Tuesday, March 29, 2011

Johanns Amendment (#161) on 1099 Repeal

Senator Johanns has offered an amendment (#161) to the small business bill (S. 493) repealing 1099 paperwork mandates.  The Johanns amendment is a verbatim version of H.R. 4, as passed by the House of Representatives on March 3 – and differs slightly from the prior versions of 1099 repeal considered in the Senate (both earlier this year and last Congress).  In short, the Johanns amendment would also repeal an additional 1099 reporting requirement enacted by Congress last September, and would use recaptured insurance subsidies instead of unobligated appropriations as the pay-for.  A complete summary follows below.

Timing on votes remains unclear, but votes on the 1099 issue MAY occur this afternoon.  While possible Democrat second-degree amendments on the 1099 issue may be introduced, none has been filed as of yet.  Staff may note however that Sen. Johanns recently gave a floor statement in which he criticized second degree amendments that “would be nothing but cover to keep the job-killing 1099 mandate in place while claiming to support its repeal.”


1099 Mandate Repeal:  The amendment repeals Section 9006 of the Patient Protection and Affordable Care Act (PPACA).  This Section 9006 information reporting provision requires vendors and small businesses to file Forms 1099 for any goods purchases that total over $600 in the aggregate over the course of a year—which will force all businesses, including small businesses, to file tax forms listing the amount of their annual transactions with vendors like their paper supplier, bottled water distributor, caterer, etc.  The Joint Committee on Taxation (JCT) estimates repealing this provision will result in a revenue loss of $21.9 billion.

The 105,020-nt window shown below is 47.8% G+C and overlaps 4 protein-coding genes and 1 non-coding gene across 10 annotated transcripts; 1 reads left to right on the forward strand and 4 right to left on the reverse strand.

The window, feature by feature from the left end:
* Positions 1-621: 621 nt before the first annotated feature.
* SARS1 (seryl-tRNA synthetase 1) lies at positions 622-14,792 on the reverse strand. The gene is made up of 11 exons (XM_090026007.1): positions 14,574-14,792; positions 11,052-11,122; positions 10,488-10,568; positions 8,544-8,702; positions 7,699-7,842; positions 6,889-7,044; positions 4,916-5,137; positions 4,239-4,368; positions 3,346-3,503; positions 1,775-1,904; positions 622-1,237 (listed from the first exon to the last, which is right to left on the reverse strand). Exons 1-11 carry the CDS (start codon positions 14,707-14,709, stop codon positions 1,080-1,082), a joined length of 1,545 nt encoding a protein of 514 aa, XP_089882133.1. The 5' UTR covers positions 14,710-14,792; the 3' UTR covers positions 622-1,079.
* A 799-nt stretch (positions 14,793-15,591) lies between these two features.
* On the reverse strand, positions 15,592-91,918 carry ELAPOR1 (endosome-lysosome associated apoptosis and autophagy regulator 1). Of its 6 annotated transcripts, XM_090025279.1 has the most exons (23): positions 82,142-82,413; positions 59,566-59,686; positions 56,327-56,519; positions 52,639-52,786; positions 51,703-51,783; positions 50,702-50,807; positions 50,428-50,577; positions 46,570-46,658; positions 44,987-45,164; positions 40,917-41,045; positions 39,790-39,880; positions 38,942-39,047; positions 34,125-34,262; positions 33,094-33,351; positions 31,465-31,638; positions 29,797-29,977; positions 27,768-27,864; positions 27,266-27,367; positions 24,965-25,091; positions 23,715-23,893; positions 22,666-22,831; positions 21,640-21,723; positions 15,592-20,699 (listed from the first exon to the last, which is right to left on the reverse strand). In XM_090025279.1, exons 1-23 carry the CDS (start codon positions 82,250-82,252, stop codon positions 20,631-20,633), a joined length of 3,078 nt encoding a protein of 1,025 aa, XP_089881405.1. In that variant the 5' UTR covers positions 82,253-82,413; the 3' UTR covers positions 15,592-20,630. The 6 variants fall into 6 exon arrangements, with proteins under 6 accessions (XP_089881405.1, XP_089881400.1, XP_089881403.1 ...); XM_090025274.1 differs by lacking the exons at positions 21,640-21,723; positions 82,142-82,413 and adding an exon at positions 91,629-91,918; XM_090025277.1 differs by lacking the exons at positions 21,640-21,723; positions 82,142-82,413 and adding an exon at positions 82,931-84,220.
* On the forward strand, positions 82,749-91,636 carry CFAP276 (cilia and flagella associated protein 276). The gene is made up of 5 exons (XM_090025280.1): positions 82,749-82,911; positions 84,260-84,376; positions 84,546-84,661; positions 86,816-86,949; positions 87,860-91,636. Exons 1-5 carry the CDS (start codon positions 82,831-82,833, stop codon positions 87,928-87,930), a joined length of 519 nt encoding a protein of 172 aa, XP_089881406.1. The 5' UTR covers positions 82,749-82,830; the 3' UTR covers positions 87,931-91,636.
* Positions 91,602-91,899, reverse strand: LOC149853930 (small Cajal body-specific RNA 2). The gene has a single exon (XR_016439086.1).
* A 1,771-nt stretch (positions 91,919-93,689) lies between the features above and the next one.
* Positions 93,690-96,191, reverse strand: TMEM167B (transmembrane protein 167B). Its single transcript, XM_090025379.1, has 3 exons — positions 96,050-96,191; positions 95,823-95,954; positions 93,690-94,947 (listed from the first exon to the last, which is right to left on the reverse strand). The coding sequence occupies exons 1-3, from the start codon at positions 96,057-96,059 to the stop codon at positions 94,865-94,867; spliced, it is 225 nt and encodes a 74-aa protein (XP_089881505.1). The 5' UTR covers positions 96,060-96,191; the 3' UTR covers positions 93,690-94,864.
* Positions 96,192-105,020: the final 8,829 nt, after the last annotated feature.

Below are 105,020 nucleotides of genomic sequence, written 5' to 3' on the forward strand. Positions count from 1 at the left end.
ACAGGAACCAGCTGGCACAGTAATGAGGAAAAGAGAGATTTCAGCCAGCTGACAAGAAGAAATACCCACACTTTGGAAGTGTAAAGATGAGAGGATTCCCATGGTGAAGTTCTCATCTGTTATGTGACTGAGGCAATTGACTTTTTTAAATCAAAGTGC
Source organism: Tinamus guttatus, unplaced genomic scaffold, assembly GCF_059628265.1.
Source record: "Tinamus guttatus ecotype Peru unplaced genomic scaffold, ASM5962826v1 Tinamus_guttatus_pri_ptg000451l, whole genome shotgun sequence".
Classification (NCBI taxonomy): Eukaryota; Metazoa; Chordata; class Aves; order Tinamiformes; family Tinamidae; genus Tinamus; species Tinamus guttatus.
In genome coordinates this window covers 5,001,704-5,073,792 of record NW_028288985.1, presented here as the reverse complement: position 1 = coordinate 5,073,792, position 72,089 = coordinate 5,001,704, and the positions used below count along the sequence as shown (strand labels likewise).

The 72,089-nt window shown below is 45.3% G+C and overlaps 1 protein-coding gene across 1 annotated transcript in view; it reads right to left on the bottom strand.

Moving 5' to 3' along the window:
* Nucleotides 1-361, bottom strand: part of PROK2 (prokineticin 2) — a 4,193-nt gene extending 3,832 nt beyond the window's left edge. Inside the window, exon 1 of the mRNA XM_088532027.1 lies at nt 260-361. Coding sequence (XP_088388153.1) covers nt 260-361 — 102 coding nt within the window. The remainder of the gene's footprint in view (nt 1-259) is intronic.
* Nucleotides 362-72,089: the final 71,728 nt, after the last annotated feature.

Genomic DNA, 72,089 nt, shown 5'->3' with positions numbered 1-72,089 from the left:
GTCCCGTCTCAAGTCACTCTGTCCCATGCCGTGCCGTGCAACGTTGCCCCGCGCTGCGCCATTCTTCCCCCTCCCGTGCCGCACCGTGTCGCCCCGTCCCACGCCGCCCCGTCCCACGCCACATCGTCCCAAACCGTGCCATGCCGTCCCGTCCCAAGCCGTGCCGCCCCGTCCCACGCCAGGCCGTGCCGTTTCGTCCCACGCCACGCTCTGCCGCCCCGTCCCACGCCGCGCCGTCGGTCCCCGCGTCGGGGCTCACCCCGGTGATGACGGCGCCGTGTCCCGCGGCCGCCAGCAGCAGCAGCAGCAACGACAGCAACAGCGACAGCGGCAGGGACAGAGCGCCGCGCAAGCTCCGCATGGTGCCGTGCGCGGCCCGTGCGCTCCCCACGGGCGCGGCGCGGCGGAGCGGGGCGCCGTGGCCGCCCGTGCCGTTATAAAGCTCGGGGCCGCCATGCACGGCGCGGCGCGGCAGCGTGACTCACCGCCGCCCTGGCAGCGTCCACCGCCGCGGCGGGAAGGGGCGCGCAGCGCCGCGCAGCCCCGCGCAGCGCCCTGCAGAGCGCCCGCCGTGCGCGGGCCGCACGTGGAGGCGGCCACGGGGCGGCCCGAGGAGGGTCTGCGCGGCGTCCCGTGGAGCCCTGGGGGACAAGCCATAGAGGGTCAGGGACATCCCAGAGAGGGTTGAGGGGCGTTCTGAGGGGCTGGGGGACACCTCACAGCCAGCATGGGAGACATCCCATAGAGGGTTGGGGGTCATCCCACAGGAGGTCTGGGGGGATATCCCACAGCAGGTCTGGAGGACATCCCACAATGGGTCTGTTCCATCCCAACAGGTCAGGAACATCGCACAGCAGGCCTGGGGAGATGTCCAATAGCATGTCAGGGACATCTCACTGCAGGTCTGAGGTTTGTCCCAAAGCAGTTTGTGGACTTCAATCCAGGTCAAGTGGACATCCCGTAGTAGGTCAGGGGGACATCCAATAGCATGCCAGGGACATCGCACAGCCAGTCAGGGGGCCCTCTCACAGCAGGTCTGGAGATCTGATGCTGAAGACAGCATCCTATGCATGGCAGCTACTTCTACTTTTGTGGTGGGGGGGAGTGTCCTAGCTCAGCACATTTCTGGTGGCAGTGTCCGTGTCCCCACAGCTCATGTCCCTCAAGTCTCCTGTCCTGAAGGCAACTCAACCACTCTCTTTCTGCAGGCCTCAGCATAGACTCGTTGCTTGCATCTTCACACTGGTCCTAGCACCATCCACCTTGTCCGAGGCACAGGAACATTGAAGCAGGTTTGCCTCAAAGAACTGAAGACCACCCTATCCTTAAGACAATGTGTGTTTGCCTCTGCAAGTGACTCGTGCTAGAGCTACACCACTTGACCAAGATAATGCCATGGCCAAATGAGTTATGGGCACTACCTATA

According to a report issued by the National Taxpayer Advocate, the 1099 reporting requirements will affect 40 million businesses – ten times the number of firms the Administration asserts will benefit from small business tax credits.  The Taxpayer Advocate has also called the reporting requirement “disproportionate” and “burdensome” for small business.  For instance, the Taxpayer Advocate noted that small businesses “may lose customers” to larger chains more easily able to comply with the new requirements, and that “it is highly likely that the IRS will improperly assess penalties” for not filing forms.  Finally, the Taxpayer Advocate noted that “the IRS will face challenges making productive use of this new volume of information reports” required by the health care law, because “the amounts on the information reports and the tax returns” will not match for a variety of technical reasons.

Additional 1099 Mandate Repeal:  In addition to the above provision, the Johanns amendment ALSO repeals another 1099 mandate added in Section 2101 of last September’s Small Business Jobs Act (P.L. 111-240).  This 1099 mandate requires individuals receiving rental income to report payments to vendors related to that rental property (e.g., plumbers, electricians, lawn maintenance, etc.) in excess of $600 per year.

This provision was NOT included in the 1099 repeal bills the Senate considered last year, nor in the 1099-related amendments considered to the FAA reauthorization measure (S. 223) last month; those measures only focused on the 1099 mandates included in the health care law.  JCT estimates repealing this provision will result in a revenue loss of $2.8 billion.